There is a fair amount of evidence in mice for antidepressants to work via increased plasticity in the brain. This means greater generation and integration of new neurons, and more restructuring of synaptic connections between neurons. In mice, plasticity is lost with age, and here researchers show that a commonly used antidepressant can restore some of that loss. It remains an interesting question as to how much of this mouse research does in fact translate to humans; of late the data regarding plasticity of the human brain has been mixed, suggesting that there may be significant differences between humans and mice in this matter.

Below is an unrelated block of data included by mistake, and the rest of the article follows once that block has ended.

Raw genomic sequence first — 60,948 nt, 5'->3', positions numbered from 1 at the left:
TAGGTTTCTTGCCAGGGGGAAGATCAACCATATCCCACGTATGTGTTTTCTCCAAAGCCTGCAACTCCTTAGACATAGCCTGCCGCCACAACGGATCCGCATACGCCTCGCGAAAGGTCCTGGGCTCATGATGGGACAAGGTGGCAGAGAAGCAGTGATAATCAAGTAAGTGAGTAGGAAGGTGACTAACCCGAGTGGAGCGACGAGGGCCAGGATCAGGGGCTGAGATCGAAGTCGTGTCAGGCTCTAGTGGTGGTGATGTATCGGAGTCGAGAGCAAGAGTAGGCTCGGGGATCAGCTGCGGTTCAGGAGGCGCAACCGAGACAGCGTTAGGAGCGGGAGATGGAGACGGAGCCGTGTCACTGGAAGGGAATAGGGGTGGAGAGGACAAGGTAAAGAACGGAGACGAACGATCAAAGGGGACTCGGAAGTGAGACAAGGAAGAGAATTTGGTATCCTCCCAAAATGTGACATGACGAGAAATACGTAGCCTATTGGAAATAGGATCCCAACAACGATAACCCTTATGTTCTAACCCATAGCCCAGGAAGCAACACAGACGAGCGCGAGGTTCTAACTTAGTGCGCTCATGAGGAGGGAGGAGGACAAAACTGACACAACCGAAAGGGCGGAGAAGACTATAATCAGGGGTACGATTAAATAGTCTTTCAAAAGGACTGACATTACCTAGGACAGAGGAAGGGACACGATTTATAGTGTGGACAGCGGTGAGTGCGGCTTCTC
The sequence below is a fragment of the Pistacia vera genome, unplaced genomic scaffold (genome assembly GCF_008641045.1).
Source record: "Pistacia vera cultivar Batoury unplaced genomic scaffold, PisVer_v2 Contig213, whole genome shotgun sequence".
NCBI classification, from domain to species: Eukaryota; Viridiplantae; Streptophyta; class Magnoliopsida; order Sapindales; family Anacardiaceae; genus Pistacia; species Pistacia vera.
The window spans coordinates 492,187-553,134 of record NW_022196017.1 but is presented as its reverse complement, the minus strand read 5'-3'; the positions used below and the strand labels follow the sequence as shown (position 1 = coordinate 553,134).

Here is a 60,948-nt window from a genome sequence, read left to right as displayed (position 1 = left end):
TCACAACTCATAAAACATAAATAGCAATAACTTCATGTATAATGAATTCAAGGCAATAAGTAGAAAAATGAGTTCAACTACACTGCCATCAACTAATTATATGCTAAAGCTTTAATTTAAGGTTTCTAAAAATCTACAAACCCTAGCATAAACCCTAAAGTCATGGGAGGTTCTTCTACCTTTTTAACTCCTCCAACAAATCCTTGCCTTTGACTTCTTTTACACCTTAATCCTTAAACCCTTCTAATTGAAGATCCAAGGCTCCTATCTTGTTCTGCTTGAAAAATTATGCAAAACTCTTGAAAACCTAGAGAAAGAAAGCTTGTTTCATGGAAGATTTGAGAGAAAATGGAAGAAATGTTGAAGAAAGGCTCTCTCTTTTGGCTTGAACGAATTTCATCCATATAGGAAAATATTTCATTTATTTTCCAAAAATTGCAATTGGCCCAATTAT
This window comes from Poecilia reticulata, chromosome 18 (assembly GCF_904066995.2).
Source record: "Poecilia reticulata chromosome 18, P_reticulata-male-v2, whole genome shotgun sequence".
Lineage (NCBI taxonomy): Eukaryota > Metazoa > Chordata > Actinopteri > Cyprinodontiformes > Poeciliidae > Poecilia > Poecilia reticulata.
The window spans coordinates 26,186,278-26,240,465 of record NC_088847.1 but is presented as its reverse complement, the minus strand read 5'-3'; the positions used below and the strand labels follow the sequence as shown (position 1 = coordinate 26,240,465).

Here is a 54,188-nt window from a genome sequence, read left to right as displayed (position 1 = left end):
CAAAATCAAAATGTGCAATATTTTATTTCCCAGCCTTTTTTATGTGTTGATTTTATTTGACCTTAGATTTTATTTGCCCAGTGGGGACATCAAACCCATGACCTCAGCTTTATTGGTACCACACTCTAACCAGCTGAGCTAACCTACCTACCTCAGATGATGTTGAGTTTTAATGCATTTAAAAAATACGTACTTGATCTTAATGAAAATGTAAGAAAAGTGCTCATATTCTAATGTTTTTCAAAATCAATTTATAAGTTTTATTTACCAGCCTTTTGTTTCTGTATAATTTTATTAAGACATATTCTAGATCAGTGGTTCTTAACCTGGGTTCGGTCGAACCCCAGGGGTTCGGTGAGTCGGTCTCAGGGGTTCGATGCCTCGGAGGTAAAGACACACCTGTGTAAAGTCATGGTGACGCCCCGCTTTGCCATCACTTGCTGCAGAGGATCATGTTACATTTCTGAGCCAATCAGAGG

In the study the researchers focused on the aging of inhibitory interneurons which is less well understood than that of excitatory neurons, but potentially more crucial to plasticity. The team counted and chronically tracked the structure of inhibitory interneurons in dozens of mice aged to 3, 6, 9, 12 and 18 months (mice are mature by 3 months, live for about 2 years, and 18-month-old mice are already considered quite old). Previous work has shown that inhibitory interneurons retain the ability to dynamically remodel into adulthood. But the team now shows that new
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